If you have a driving test in one hour's time what can you do to increase your chances of passing? Well not alot, especially if you are not fully prepared. As a DSA approved instructor, the last hour before a practical car assessment is usually spent with the learner driving around the local test centre area routes, getting used to the traffic and weather conditions, I would normally go over the least favorite driving maneuver, just to brush up on the skills, but this is not the time to be teaching new ways of doing things.

I also use the last hour before getting to the dsa centre to boost the candidate's confidence, reminding them that they've got all the skills and experience required to get that desired pass certificate, and all they've got to do is to drive to the best of their ability as they have been doing on thier driving lessons. If they make a mistake, they should not give up, but continue until the very end.

If there is any local hotspot that can be tricky on the driving test, then I would also take them there if there is enough time during the final one hour (this wouldn't be the first time of going there, but it would just be to have an idea what conditions are like prior to the test), though things could obviously change by the time the candidate gets there with the dsa examiner.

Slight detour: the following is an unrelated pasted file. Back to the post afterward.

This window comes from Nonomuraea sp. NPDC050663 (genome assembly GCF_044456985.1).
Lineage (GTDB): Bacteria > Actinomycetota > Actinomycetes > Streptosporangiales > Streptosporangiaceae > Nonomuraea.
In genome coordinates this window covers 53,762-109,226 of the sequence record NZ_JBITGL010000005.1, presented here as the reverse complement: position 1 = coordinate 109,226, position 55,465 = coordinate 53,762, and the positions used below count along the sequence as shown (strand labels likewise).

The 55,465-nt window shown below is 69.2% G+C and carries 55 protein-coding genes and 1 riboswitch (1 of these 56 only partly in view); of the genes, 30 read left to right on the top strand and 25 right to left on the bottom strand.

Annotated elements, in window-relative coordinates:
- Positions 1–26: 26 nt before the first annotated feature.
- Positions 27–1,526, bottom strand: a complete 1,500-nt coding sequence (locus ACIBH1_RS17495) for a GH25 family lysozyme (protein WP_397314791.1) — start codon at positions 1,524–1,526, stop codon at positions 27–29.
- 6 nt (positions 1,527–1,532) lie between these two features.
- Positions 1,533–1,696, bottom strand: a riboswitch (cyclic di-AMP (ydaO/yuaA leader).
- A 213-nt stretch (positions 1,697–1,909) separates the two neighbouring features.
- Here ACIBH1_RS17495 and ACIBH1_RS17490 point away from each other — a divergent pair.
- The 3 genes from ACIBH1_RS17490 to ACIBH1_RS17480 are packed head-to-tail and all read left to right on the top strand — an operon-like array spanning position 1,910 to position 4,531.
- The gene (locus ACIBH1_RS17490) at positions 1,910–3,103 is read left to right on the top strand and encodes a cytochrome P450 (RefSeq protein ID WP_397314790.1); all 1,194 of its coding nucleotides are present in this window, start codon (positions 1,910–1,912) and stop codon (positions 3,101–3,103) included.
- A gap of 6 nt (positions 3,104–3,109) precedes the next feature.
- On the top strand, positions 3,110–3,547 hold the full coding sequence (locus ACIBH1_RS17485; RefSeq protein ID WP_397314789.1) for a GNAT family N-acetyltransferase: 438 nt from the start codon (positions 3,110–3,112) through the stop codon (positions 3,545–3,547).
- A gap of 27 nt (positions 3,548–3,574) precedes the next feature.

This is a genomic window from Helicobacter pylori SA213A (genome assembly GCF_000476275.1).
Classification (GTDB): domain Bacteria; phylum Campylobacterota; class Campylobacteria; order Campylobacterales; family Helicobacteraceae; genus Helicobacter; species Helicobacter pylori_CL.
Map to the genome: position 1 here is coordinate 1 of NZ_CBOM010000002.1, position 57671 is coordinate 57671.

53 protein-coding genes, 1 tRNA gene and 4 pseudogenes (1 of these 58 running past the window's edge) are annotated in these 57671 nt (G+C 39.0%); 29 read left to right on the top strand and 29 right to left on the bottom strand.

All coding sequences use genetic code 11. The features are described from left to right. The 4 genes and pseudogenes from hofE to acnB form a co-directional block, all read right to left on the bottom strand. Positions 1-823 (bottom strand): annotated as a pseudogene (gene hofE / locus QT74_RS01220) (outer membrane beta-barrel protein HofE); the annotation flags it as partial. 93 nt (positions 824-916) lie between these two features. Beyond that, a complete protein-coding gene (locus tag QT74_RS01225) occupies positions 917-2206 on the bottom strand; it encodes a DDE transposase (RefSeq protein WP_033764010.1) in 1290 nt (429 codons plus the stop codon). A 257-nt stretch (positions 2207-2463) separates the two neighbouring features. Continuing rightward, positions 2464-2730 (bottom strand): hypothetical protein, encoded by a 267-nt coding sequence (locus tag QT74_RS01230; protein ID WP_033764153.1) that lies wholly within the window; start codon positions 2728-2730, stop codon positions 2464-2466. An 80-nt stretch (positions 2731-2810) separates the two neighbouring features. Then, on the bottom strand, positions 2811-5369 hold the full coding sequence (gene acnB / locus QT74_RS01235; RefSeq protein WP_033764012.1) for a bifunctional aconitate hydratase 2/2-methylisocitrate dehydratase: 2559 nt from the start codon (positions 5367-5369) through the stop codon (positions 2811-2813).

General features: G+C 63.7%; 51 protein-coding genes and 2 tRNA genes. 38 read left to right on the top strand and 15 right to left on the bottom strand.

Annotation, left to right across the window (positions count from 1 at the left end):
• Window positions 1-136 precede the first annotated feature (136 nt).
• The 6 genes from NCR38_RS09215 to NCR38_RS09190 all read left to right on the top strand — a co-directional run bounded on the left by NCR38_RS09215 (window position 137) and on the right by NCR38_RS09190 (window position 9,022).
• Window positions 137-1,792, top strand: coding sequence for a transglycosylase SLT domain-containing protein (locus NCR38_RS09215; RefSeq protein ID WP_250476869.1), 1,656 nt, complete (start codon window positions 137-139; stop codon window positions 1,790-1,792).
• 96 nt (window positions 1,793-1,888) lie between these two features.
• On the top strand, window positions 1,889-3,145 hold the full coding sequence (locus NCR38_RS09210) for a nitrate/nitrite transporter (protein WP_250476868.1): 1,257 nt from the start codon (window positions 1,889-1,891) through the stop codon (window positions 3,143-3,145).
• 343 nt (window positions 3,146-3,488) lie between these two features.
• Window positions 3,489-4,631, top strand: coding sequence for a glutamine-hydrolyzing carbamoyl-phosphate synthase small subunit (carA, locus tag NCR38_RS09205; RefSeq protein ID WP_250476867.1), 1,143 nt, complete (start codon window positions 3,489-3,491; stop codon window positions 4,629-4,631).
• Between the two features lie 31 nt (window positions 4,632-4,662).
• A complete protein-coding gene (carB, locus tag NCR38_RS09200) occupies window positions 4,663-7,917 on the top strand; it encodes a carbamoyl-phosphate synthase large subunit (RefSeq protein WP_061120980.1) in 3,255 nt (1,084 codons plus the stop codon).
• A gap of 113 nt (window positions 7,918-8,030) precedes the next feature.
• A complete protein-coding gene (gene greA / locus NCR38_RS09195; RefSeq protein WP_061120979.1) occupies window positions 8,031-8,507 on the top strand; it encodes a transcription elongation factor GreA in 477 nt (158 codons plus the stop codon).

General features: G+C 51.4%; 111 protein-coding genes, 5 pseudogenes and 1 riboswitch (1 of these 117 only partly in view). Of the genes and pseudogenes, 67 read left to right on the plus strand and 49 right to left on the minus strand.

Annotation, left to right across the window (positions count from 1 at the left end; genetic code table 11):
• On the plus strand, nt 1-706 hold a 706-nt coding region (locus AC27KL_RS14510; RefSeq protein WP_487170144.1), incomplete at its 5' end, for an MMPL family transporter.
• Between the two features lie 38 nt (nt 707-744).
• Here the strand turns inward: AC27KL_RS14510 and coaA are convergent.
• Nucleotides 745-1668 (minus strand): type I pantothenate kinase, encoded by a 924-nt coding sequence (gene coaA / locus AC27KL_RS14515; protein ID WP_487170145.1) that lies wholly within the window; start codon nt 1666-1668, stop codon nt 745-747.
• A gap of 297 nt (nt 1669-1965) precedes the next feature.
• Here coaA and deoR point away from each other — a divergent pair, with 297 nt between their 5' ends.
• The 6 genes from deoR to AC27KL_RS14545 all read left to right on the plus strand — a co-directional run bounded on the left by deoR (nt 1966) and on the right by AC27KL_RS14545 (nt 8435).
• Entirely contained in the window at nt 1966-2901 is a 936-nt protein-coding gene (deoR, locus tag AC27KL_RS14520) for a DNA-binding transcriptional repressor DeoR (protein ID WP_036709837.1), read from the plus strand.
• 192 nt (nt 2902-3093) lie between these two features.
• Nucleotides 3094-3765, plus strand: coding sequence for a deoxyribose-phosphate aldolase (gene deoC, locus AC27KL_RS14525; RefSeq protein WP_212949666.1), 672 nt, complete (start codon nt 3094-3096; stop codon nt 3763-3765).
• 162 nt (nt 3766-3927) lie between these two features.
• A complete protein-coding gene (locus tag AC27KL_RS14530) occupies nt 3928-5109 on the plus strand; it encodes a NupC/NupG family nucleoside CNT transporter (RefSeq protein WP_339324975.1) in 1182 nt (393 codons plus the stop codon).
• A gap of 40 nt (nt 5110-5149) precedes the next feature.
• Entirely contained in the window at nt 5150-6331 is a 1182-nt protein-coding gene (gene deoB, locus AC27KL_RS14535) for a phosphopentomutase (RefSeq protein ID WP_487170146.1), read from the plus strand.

If you are not going to the driving test with an instructor, then you need to get to the test centre area early, and drive round with you supervisor, also check the car over throughl to make sure it meets the DSA test requirements (tyres, lights, windscreen) as you don't want to lose your fee and the opportunity of getting a full british driving licence due to bald tyres or headlights not working. You don't have much time in the last hour before the test to visit a garage or change a flat tyre especially if you are not familiar with the test centre area.

Finally make sure you arrive at the centre around 15 minutes before your test so you car do the bay parking exercise. The closer to your appoinment you arrive, the busier the car park will be, and you don't want unnecessary pressure at this time, so in a nutshell make valuable use of the one hour before your UK driving test, but above all remain calm and focus on the task at hand, if you've prepared for it, then you can do it.

Don't think on driving test

If you want to pass the driving test, you can not afford to be thinking about anything else apart from the present task at hand.